When sitting down with ITM, each of the co-writers openly admitted to different struggles they experienced during the 7 months of writing Waldo. When asked to name a few, Maria joked that, “there were a lot.” Nick and Sal opened up about the difficulties of writing a completely original score of music for the show; Nick mentioned his frustration when he “wrote this one song countless times and kept scrapping it.” He felt as though he “didn’t know where to go with it,” and therefore, struggled immensely to find the right tone for the song. He eventually found his inspiration at a read-through, when someone suggested titling the song “Where’s Waldo? (And Where Am I?).” Nick said the idea for the title made it so that the “next time [he] sat down to rewrite the song, it was written in about 20 minutes.” Similarly, Sal “immediately” recalled rewriting another song, “Code Blue.” He and Nick “had many ideas for the song to begin with, but none of them seemed to work.” After rewriting the song five times, “[they] finally agreed on the sound and mood [they] wanted for it.” Nick said that he “never liked to settle for something he didn’t like,” which he admits “may have frustrated [him] even more.” But Sal said it was just that kind of determination and work ethic that led to the “incredible end result.” Ben and Billy reflected on the enormous challenge of completely rewriting the second act of the show just weeks before auditions were to be held. None of the writers liked the direction the show was going in towards the end, so after long debates and numerous arguments, they decided to simply start over. Billy remembered “going through the whole act, scene-by-scene, [highlighting] and just [hitting] delete.” Ben said the “subtle changes about each character made throughout Act II completely changed the whole show and made it way better.” Throughout all of the brainstorming, writing, and rewriting, however, Maria and Casey said that, sometimes, the biggest challenge of all was working together. Casey said that with six rather stubborn, stressed-out high school students working together on a creative project, “tensions would get super high because there were so many ideas and emotions and opinions” floating around. Maria added that, “at some points, [she] felt like [she] was doing more work to mediate arguments than [she] was to work on the script.” Nick admitted that he “made some people mad along the way, but all in the name of quality.” At the end of the day, the six were equally passionate about the project, and managed to work together to make the show the best it could possibly be.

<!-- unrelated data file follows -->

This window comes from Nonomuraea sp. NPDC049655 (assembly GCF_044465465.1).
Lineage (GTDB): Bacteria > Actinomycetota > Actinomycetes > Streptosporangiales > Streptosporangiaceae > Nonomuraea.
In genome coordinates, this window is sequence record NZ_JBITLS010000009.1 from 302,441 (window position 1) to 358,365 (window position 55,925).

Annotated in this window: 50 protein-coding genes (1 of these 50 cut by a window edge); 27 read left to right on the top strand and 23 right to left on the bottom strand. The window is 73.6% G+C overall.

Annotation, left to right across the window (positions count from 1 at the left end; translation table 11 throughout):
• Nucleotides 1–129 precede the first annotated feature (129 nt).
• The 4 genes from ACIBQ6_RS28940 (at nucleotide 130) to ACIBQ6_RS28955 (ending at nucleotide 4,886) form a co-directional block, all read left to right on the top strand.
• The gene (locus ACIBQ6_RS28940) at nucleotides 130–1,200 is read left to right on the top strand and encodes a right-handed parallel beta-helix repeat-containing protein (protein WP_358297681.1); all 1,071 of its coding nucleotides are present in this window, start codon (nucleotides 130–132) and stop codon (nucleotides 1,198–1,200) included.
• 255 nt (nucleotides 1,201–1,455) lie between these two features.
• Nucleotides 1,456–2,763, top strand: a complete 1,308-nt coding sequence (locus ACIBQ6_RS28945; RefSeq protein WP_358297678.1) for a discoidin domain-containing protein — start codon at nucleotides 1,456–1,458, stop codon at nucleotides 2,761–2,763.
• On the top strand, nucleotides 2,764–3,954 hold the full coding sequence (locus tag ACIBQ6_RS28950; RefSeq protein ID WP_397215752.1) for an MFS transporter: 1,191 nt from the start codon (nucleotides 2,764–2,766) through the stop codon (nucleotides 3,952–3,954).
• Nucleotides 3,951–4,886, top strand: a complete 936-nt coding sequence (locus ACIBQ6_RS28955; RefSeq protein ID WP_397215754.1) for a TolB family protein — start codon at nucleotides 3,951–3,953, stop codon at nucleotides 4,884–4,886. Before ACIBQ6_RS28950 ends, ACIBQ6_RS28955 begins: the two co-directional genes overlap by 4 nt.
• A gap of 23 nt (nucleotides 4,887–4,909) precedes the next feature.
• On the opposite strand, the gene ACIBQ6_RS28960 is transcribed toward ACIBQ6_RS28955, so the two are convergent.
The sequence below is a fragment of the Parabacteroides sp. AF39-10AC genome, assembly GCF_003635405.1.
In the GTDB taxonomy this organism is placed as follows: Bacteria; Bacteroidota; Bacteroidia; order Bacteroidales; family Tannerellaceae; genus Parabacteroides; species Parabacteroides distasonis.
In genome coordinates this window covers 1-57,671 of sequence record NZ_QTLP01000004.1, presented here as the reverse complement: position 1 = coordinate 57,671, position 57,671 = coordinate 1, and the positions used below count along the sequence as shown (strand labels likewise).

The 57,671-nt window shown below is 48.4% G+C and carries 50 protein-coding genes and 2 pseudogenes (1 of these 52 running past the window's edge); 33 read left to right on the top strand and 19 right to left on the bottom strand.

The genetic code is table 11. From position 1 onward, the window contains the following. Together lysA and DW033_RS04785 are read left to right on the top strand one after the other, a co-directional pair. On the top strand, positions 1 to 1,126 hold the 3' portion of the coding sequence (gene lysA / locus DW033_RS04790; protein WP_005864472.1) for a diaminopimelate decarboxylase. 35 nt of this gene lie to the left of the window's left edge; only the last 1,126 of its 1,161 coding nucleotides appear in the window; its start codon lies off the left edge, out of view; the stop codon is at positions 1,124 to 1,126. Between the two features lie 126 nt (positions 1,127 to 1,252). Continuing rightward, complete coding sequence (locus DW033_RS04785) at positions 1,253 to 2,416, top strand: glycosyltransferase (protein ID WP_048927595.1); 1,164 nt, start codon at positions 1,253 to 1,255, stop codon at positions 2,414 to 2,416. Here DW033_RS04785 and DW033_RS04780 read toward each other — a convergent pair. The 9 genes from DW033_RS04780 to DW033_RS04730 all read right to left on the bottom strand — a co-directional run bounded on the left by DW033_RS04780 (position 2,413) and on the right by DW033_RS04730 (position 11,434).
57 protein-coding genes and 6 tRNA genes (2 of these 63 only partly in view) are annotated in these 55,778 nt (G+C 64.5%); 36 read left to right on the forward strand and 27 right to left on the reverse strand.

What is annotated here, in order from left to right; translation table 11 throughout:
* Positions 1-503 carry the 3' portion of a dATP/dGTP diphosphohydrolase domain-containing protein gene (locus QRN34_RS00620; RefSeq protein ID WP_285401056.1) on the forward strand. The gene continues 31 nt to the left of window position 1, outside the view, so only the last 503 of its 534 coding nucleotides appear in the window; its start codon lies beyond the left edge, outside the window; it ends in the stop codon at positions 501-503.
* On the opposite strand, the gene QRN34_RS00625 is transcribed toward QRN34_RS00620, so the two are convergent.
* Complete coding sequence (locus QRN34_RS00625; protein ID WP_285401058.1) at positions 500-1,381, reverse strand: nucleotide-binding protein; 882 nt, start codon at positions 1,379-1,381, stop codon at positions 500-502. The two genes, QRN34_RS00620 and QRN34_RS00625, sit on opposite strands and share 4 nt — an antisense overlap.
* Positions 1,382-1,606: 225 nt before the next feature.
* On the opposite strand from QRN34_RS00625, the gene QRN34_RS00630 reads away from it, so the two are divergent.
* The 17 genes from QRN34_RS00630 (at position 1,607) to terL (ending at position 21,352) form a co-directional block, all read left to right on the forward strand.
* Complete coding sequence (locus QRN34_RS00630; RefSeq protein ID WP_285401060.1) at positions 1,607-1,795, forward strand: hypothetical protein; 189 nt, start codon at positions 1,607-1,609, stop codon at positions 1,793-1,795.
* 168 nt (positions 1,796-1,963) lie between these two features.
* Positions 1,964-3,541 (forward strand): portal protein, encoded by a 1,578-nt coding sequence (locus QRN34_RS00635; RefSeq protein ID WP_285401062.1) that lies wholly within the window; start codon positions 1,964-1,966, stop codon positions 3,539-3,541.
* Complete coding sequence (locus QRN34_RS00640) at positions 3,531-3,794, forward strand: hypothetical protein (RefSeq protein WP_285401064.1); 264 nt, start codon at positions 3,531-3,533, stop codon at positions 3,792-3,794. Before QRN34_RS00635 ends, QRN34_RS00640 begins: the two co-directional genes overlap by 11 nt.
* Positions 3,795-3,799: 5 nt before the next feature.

Seven months, three outlines, and eight drafts later, the final script of Where’s Waldo?: the Musical was completed on Thursday, March 5, 2015. As the acting and musical directors, Ben and Nick contacted people “from the CB high schools, some recent graduates, and people from AVPM” to audition for the show. Ben noted how quickly “word spread, and through the span of a week, different students and members of ABO Productions [read] scenes from the show and [sang] songs” to audition. Nick described how “fantastic” every audition was, and how all of the “directors were left with [their] jaws on the floor, wondering how in the world [they] were going to cast the show.” Billy, Maria, and Casey, along with nearly 35 other local students, were cast in the show (Billy, as Waldo himself!).